Nav: Home

Tiny molecule has big effect in childhood brain tumor studies

November 07, 2018

SAN ANTONIO--Sometimes small things make the biggest differences.

A new study by UT Health San Antonio researchers found that a molecule thousands of times smaller than a gene is able to kill medulloblastoma, the most common childhood brain cancer.

This tiny molecule, named MiR-584-5p, is quite efficient in its action. MiR-584-5p sensitizes the cancer to chemotherapy and radiation, making it plausible to treat the tumors with one-tenth the dose that is currently required, said study senior author Manjeet Rao, Ph.D., associate professor of cell systems and anatomy at UT Health San Antonio and a member of the university's Greehey Children's Cancer Research Institute.

"Currently we barrage the brain with radiation and chemo, and patients have poor quality of life," Dr. Rao said. "Using this molecule, we could dial down those therapies considerably, by 90 percent. That's exciting."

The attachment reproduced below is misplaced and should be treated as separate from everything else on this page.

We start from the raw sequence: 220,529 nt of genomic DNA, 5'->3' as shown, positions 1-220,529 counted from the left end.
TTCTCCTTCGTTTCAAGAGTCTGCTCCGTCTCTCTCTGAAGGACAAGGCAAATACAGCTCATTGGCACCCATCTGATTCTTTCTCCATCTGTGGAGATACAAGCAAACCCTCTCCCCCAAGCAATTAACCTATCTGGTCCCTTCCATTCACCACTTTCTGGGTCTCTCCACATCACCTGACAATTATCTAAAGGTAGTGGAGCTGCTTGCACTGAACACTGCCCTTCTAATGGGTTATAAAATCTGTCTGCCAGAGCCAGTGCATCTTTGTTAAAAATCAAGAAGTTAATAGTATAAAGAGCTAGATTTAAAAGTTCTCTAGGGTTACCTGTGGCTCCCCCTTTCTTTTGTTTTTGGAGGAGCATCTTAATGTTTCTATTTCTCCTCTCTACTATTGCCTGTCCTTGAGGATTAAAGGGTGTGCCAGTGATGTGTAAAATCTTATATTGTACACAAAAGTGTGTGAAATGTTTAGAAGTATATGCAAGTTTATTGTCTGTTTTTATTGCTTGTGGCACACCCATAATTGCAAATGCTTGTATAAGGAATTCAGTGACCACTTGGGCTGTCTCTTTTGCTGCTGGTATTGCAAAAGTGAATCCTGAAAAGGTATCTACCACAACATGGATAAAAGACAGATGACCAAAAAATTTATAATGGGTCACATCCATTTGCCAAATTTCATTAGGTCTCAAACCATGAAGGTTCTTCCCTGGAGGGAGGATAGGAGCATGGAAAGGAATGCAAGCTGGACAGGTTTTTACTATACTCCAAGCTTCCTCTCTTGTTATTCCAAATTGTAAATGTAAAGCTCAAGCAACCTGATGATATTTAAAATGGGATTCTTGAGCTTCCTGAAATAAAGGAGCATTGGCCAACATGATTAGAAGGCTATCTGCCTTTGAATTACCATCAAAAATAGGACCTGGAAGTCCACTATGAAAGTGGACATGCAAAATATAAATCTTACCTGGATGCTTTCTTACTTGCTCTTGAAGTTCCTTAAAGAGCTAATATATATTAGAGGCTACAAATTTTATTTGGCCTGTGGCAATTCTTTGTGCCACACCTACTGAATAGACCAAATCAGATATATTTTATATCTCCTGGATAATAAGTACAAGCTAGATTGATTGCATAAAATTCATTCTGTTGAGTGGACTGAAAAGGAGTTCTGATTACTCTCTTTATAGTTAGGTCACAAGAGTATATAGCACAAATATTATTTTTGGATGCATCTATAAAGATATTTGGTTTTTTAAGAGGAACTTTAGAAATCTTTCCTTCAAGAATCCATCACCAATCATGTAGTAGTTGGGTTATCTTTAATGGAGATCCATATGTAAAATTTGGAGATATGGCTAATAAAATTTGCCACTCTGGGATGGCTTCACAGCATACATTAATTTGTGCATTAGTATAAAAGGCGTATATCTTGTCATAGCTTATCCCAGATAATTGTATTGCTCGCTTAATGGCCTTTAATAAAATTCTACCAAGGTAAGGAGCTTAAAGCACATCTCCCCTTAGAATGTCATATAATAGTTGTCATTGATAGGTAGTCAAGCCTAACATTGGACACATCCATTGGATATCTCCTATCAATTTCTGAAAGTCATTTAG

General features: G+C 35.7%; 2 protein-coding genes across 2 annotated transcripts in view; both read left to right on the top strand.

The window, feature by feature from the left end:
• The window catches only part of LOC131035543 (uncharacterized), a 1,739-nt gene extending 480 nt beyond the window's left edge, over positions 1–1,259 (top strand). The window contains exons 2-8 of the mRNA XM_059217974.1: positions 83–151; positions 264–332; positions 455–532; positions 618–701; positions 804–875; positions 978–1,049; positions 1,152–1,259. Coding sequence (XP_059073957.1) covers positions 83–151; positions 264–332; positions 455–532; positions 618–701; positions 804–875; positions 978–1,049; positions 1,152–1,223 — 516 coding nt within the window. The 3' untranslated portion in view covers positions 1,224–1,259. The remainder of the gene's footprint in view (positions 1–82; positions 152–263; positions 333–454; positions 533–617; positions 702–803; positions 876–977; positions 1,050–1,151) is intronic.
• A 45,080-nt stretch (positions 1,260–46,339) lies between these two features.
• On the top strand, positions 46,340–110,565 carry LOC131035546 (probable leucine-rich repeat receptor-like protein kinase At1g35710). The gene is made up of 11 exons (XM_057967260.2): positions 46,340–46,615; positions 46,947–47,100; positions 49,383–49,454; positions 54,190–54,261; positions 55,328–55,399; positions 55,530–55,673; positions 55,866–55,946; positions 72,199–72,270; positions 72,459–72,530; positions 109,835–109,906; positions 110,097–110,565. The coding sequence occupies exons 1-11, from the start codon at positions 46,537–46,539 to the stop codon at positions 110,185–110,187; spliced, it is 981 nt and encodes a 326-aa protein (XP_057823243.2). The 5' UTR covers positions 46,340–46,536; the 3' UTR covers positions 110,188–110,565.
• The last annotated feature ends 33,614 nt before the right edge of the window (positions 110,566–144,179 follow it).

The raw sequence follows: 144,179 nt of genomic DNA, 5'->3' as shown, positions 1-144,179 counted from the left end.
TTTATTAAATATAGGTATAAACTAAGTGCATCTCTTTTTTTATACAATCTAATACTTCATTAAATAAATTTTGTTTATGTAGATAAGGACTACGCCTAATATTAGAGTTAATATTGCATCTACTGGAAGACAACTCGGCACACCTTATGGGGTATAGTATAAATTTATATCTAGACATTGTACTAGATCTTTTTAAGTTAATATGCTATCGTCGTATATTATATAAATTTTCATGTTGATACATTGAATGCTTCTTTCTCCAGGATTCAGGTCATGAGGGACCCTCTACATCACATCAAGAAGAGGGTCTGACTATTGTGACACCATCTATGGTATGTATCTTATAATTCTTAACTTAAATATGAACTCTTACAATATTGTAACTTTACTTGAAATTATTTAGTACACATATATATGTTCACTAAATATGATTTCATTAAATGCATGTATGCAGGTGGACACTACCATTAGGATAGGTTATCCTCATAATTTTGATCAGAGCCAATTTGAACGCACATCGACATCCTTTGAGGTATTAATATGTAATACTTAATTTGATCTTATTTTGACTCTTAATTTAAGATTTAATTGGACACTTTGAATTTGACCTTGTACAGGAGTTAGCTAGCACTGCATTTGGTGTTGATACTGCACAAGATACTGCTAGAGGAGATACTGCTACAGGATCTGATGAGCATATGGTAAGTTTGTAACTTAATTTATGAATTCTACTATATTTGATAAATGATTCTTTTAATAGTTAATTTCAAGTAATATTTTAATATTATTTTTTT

MiR-584-5p is at very low levels or absent altogether in medulloblastoma. Increasing it to the amount found in healthy cells robs the cancer of mechanisms it uses to survive, studies show. "This can serve as a potent therapeutic for treating cancer," Dr. Rao said.

The journal Nature Communications published the findings Oct. 31.

The other excitement about MiR-584-5p is that it is normally present at high levels in brain cells and not so in other tissues, Dr. Rao said. Therefore, when it is used in the brain as therapy to kill tumors, it will have negligible effects on the healthy cells because those cells have seen it before. "They may not treat the molecule as something foreign," Dr. Rao said. A future therapy based on the molecule should be well-tolerated, he said.

A big challenge for treating brain cancer patients is the inability of cancer drugs to cross the blood-brain barrier, a protective mechanism that holds up brain cancer therapies. Because it is so petite, MiR-584-5p may be able to cross this barrier, which is leaky in some medulloblastoma patients. In the future, Dr. Rao said, the molecule may be delivered using a nanoparticle carrier.